Kayak Kid wrote:Ronmc,
What makes you such an expert on reels that I should place any credence in your opinion?
Seriously. I thought I was the only Lews fancier. I still have the Lews that I bought in 1972 (there about) when I was surf casting big shell for trout and smacks. Haven't used it in many years, but I do clean and oil it occasionally.
Somewhere along the line, I moved strictly to spinning and fly. I do spin fish when it's impossible to fly fish. Too many advantages to my preferred fishing methods for using spin gear, as opposed to level wind. And, I do like Penn reels due to their being, in most instances, bullet proof.
um, they work better than this one and are a better buy - the Douglas patent level wind anti-reverse + freespool Supreme was $28 in 1922 ($420 in today's dollars, and this reel is still worth just about that).
though I was floored when I cast this mid-30s Meek No. 30 LW (expired Marhoff patent and Horton craftsmanship)- it casts 3/8 oz almost as far as one of my Lew's - the casting brake, though touchy to adjust, works amazingly well especially for the mass of a nickel-silver spool.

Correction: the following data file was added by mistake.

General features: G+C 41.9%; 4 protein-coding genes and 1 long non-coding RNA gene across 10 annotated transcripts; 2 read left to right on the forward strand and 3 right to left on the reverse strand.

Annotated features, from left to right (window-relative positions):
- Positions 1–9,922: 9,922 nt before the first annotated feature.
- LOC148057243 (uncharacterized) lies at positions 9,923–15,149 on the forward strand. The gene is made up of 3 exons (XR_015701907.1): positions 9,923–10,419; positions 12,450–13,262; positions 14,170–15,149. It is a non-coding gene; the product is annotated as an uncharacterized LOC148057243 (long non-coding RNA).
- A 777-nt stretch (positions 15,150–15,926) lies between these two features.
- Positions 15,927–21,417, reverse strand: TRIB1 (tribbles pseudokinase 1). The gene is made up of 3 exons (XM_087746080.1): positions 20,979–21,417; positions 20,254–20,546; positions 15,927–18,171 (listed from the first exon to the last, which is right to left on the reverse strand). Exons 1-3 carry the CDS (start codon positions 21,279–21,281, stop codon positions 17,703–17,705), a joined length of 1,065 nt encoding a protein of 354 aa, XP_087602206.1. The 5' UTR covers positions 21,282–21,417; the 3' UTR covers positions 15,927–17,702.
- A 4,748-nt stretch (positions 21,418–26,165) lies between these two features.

and here's the cast Lew's design went back to, Talbot NLW (both rod and reel date 1914) - swap the ivory-grasp counter-balance handle for one of the little triangle jobs, and it's still the choice of many tournament casters.
Seriously, they all have their place. No question a fly rod is the stealth champion for standing over fish and sight-casting - honestly, if you're doing it right, they don't know you from a heron.
Most salt blind-fishing opportunities are obstinate with a fly rod, the exception being in a high-target probability such a deep narrow pass to a larger channel during a strong tide current, especially with a sinking line - here the Marker 60 pass at LHL on a falling tide.
I've mentioned many times drifting S Padre with a slime-line-rigged fly rod in the rod holder. Blind-fishing the bait caster, and switching to the fly rod on fish sign, here at Green Is.
I've retired my 35-y-o Penn 4400SS and 4200SS to loaner service, mostly, they're just not as slick as the new reels, but still work perfectly. Penn are the only reels designed to be ridden hard and put away wet - a guide buddy in the 80s/90s just threw his in the garage at the end of the day, never rinsed or lubed them - he killed his Lew's that way.
When my buddy Lou went looking to set up an inshore spinning rig, he opted for a barely-used 4300SS from ebay.
I still have to break this one out and fish it occasionally...